If you’re a student and are convicted of the possession or sale of illegal drugs at any time while you are receiving financial aid, you will lose your financial aid. This applies to all students who receive federal aid for academic purposes during the academic school year (including holiday breaks) and summer school. You need a Naperville drug offenses attorney to defend you so this doesn’t happen.
According to the United States Department of Education, if a student is convicted of a drug offense after they’ve received federal aid (i.e. Federal Pell Grants, Federal Stafford Loans, Federal PLUS loans, Federal Work Study, and Perkins Loans), the student must immediately notify the Financial Aid department of their academic institution of his or her conviction. Failing to notify your school of the conviction can lead to immediate dismissal from the school. Also, lying about a drug conviction on a FAFSA application is considered a federal crime and can carry up to $10,000 in fines if discovered.
Depending on what type of offense the student is convicted of, he or she will become ineligible for financial aid as follows:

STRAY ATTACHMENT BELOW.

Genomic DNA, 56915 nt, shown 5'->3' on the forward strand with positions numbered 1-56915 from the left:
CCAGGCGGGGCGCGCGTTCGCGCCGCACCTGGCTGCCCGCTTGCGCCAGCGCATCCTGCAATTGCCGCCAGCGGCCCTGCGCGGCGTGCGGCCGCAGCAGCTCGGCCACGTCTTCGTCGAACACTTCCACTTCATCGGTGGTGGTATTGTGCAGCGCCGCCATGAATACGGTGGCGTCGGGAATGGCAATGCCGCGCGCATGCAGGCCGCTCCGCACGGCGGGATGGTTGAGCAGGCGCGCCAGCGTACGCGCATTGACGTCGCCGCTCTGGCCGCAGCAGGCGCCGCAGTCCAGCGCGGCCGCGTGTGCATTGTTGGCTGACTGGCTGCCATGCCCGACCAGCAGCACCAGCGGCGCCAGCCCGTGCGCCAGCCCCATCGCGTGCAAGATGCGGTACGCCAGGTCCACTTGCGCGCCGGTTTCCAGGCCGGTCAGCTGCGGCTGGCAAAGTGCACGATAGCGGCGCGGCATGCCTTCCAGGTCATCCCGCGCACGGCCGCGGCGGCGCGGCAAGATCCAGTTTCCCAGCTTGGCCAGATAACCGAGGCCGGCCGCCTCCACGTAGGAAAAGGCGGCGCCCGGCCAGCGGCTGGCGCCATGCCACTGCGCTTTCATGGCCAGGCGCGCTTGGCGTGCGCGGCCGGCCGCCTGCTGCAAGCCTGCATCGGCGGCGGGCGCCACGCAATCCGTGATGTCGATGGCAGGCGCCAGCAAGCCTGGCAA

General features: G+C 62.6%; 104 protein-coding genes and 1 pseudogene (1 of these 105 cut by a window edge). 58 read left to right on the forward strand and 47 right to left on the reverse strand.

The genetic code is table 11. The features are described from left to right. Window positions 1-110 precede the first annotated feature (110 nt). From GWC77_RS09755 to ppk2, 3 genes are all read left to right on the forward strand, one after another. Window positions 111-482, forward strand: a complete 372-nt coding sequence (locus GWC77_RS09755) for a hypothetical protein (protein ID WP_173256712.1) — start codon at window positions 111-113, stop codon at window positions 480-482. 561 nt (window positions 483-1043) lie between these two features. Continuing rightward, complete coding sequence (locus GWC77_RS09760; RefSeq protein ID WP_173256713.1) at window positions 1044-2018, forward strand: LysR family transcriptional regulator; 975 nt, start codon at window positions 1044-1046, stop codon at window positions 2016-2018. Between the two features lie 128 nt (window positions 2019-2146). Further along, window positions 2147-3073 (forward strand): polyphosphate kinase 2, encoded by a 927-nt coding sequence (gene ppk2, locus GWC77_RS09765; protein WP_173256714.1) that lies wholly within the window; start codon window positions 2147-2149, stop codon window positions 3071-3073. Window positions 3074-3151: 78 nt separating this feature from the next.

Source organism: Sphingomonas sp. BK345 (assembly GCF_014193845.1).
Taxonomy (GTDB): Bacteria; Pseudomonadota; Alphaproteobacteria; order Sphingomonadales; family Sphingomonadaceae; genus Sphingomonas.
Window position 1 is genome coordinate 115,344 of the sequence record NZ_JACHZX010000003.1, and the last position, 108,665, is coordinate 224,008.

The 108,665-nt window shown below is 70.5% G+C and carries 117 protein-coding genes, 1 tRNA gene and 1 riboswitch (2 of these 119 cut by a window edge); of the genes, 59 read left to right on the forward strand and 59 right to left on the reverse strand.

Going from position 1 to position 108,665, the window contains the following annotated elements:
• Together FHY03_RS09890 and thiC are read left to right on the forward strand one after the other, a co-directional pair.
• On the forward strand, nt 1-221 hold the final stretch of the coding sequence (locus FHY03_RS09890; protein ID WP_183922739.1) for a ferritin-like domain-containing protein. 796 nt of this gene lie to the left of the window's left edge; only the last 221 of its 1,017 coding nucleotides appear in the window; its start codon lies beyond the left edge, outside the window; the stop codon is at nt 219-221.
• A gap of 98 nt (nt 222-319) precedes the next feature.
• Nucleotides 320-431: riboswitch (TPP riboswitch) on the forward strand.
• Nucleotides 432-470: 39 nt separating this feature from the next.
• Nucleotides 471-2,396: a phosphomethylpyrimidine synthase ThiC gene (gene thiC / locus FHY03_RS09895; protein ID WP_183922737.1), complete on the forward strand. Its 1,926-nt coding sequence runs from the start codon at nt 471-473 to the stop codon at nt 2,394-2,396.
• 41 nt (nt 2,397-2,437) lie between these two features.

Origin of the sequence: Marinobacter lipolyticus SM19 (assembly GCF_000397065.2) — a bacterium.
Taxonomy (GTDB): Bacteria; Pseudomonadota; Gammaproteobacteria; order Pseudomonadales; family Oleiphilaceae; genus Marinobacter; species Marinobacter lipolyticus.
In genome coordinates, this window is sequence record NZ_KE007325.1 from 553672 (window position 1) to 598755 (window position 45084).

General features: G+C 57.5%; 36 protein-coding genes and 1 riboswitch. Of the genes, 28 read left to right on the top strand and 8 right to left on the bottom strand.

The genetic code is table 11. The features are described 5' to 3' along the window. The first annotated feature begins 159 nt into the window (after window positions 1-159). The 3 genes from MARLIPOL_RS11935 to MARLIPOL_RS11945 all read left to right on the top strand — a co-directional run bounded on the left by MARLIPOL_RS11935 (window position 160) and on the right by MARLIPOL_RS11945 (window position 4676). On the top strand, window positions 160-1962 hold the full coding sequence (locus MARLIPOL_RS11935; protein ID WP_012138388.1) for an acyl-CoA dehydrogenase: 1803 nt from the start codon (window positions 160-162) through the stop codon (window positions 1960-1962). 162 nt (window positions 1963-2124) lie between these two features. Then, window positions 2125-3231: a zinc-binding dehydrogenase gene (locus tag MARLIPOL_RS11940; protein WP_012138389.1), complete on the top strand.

If convicted for the Possession of Illegal Drugs:
1st offense – Ineligible for financial aid one year from the date of conviction
2nd offense – Ineligible for financial aid two years from the date of conviction
3rd or subsequent offense – Indefinite ineligibility for financial aid from the date of conviction
If convicted for the Sale of Illegal Drugs:
1st offense – Ineligible for financial aid two years from the date of conviction
2nd or subsequent offense – Indefinite ineligibility for financial aid from the date of conviction
Three things a convicted student can do to shorten the period of ineligibility:
- Successfully completing an approved drug rehabilitation program that includes passing two unannounced drug tests, or
- Passing two unannounced drug tests administered by an approved drug rehabilitation program, or
- Having the conviction reversed, set aside or rendered invalid.
If a student becomes indefinitely ineligible for federal aid due to a conviction for a drug offense, he or she must satisfy one of the above to qualify for federal aid. If the conviction stands and/or the student fails to complete a drug rehabilitation program and two approved unannounced drug tests, the student must wait out the period of ineligibility before reapplying for federal aid.